Industry view: Planning for the future

By Tom Shannon, Head of EPC (Engineering, Procurement & Construction) for Rockwell Automation Oil & Gas in EMEA

An intelligently designed and implemented strategy for upgrading safety systems on ageing assets can deliver significant cost savings and increase productivity.

Oil and gas operators demand stringent safety standards in order to protect personnel, the environment and production assets while maintaining uptime and minimal operational disruption.

Balancing these critical requirements often comes to a head when a critical safety or control system needs to be upgraded.

ARC, the leading technology research and advisory firm for energy, manufacturing, and infrastructure industries, estimates that there is $25£16billion worth of control and safety automation systems in the world today that have been installed for more than 25 years.

Tom Shannon

As these systems age and become outdated and obsolete, they not only increase safety risks, but can also cause lost production time due to unnecessary trips or shutdowns.

Contrary to popular belief, installing an upgraded safety or control system does not necessarily require a lengthy shutdown of the facility. With careful planning and detailed, thorough engineering, a safety system can be upgraded with minimal disruption to facility operations.

The first step in a system migration is to establish a clear understanding of the existing design and functionality during the Front End Engineering and Design (Feed).

In order to establish a documented baseline, a Gap Analysis is required to compare a desktop review with a full and comprehensive site survey, in order for any ‘As-Built’ issues to be addressed and defined.

The deliverable of the Feed project is also to define any additional project requirements (modifications, new legislation, process optimisation, performance criteria, etc). This may take a considerable amount of effort, depending on the status of the existing information but is essential to ensure the functionality and physical installations are correctly documented and the design is traceable.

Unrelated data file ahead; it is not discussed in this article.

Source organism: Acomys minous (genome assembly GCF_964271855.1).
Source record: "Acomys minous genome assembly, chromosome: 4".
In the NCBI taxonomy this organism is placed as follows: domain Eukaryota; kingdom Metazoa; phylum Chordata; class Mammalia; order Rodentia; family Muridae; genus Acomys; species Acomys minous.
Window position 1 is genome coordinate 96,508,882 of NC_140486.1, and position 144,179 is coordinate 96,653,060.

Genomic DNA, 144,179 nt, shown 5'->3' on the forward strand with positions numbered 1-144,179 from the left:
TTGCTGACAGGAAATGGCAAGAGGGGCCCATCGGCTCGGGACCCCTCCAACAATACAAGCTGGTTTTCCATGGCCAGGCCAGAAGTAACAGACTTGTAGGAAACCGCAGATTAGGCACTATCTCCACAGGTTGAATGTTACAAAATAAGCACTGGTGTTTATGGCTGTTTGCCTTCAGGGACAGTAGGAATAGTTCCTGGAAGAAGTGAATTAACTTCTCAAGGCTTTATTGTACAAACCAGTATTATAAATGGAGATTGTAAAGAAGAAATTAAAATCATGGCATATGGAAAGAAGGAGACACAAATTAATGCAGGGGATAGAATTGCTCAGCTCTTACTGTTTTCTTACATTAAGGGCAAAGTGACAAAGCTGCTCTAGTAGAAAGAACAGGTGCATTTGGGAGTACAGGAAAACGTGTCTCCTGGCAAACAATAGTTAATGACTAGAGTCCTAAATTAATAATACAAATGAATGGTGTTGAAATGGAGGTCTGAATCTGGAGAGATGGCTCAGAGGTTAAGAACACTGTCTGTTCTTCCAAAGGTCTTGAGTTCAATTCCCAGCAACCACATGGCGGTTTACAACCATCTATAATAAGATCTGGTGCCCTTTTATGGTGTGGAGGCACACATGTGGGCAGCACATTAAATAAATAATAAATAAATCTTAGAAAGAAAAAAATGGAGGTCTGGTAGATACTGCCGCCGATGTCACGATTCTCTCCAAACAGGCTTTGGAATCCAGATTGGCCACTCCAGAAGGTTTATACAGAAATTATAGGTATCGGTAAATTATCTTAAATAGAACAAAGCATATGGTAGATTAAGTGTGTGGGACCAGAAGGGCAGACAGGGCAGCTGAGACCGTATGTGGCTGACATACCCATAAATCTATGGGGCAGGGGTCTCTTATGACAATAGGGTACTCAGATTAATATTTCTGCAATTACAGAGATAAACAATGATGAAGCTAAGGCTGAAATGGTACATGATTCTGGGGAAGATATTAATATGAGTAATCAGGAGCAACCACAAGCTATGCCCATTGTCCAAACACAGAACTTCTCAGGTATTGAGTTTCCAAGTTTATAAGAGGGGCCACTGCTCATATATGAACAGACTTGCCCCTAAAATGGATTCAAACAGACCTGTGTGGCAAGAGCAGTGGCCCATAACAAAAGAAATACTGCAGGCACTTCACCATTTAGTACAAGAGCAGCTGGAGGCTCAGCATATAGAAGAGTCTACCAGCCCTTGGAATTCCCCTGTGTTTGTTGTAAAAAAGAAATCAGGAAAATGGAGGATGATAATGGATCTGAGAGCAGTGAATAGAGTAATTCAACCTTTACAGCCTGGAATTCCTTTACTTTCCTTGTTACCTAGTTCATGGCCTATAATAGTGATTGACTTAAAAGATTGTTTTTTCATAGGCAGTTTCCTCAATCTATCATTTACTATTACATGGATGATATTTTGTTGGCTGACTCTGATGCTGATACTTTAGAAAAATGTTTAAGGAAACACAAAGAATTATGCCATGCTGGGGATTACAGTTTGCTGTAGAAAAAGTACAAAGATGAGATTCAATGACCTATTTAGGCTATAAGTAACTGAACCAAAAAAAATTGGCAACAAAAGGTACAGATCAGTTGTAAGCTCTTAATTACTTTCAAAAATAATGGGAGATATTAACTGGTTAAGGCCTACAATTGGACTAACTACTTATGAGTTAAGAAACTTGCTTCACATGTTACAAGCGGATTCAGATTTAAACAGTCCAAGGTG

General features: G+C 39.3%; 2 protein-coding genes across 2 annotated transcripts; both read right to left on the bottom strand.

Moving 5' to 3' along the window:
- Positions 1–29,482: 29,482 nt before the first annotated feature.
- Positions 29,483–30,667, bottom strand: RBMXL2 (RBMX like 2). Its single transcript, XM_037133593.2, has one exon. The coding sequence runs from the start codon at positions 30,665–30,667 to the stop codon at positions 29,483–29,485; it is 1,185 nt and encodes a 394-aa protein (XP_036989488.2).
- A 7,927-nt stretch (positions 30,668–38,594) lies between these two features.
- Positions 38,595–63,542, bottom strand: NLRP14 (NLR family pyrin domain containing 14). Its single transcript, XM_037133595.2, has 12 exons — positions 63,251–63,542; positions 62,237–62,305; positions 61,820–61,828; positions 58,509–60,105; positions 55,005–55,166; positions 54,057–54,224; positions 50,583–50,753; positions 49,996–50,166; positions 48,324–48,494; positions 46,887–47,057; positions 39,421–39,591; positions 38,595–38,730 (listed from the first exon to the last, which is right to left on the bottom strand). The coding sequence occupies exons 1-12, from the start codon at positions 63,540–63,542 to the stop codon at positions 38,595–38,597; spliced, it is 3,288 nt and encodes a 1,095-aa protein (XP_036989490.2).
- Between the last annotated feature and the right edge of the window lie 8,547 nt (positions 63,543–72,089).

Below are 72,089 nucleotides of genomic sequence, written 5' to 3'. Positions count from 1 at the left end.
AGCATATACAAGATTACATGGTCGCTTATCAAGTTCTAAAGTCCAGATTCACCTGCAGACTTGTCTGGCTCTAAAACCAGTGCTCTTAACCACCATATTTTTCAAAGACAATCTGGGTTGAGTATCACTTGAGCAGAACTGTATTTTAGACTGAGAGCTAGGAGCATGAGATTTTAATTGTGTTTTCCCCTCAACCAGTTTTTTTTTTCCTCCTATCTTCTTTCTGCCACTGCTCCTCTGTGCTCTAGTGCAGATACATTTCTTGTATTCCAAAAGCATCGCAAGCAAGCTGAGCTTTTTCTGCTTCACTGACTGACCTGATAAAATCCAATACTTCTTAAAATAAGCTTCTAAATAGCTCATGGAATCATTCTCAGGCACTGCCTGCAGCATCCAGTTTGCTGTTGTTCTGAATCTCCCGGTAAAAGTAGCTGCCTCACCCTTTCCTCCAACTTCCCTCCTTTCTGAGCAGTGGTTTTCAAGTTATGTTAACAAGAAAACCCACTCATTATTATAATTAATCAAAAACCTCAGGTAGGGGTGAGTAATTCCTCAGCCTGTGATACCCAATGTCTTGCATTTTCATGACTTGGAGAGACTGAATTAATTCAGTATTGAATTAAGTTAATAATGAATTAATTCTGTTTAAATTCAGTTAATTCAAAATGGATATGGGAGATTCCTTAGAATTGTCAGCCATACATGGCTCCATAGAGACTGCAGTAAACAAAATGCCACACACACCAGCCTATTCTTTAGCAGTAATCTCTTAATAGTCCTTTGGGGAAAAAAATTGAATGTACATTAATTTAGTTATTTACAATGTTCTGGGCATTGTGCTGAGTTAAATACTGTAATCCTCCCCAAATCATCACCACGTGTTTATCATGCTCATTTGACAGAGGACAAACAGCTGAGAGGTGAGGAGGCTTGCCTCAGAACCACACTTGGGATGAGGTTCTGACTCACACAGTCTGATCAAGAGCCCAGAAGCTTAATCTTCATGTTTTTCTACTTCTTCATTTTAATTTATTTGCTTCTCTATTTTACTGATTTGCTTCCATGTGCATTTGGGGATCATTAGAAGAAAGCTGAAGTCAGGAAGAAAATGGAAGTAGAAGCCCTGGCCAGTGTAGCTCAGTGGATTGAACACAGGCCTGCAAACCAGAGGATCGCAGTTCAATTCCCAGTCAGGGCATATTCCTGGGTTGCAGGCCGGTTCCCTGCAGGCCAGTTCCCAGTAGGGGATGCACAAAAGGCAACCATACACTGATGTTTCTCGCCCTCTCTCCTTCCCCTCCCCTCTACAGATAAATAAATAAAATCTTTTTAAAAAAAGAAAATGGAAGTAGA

Once the Feed is completed, the upgrade project can then move to detailed design. In the North Sea, a phased system migration is commonly preferred to ensure maximum production uptime during the transition.  

Given the current oil price situation it may not be possible to get funding for new upgrade projects. Therefore, a phased migration can be more attractive as replacing specific obsolete component parts is a more cost-effective option.

Within the Rockwell Automation EPC department we define, design and execute phased ‘Live’ migrations which allows for the asset to remain in production for the duration of the migration while the individual inputs and outputs are transferred from the old to the new system.

This type of complex system migration becomes viable by completing the following scopes, (a) Constructing a Project Execution Plan, which will address and mitigate the risks involved, (b) Liaise with operations for a realistic plan and schedule of phases, (c) Extensively pre-test the system in a controlled environment prior to deployment and (d) Use experienced and trained personnel relevant to the specific tasks.

In short, preparation, preparation, preparation!

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